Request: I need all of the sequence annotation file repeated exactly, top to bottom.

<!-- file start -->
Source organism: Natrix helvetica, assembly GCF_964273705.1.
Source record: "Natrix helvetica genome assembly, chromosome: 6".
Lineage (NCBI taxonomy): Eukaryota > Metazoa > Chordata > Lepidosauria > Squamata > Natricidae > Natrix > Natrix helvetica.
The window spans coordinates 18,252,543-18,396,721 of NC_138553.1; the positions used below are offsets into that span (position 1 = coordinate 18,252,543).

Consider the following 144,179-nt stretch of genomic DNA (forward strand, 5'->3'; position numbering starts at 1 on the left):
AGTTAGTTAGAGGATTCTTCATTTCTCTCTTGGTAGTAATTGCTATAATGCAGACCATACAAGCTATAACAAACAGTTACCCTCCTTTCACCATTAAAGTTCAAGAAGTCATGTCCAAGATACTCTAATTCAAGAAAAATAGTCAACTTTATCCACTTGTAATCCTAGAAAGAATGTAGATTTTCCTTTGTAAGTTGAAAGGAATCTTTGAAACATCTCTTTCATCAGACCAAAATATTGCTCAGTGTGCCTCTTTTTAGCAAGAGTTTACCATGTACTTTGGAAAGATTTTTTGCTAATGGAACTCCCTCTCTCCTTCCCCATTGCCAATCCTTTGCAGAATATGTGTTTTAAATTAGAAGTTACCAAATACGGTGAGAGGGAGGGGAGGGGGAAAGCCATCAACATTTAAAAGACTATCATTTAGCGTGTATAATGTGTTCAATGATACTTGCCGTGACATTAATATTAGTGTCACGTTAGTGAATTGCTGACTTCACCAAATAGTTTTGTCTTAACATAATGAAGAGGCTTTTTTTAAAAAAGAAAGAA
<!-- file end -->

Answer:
Source organism: Natrix helvetica, assembly GCF_964273705.1.
Source record: "Natrix helvetica genome assembly, chromosome: 6".
Lineage (NCBI taxonomy): Eukaryota > Metazoa > Chordata > Lepidosauria > Squamata > Natricidae > Natrix > Natrix helvetica.
The window spans coordinates 18,252,543-18,396,721 of NC_138553.1; the positions used below are offsets into that span (position 1 = coordinate 18,252,543).

Consider the following 144,179-nt stretch of genomic DNA (forward strand, 5'->3'; position numbering starts at 1 on the left):
AGTTAGTTAGAGGATTCTTCATTTCTCTCTTGGTAGTAATTGCTATAATGCAGACCATACAAGCTATAACAAACAGTTACCCTCCTTTCACCATTAAAGTTCAAGAAGTCATGTCCAAGATACTCTAATTCAAGAAAAATAGTCAACTTTATCCACTTGTAATCCTAGAAAGAATGTAGATTTTCCTTTGTAAGTTGAAAGGAATCTTTGAAACATCTCTTTCATCAGACCAAAATATTGCTCAGTGTGCCTCTTTTTAGCAAGAGTTTACCATGTACTTTGGAAAGATTTTTTGCTAATGGAACTCCCTCTCTCCTTCCCCATTGCCAATCCTTTGCAGAATATGTGTTTTAAATTAGAAGTTACCAAATACGGTGAGAGGGAGGGGAGGGGGAAAGCCATCAACATTTAAAAGACTATCATTTAGCGTGTATAATGTGTTCAATGATACTTGCCGTGACATTAATATTAGTGTCACGTTAGTGAATTGCTGACTTCACCAAATAGTTTTGTCTTAACATAATGAAGAGGCTTTTTTTAAAAAAGAAAGAA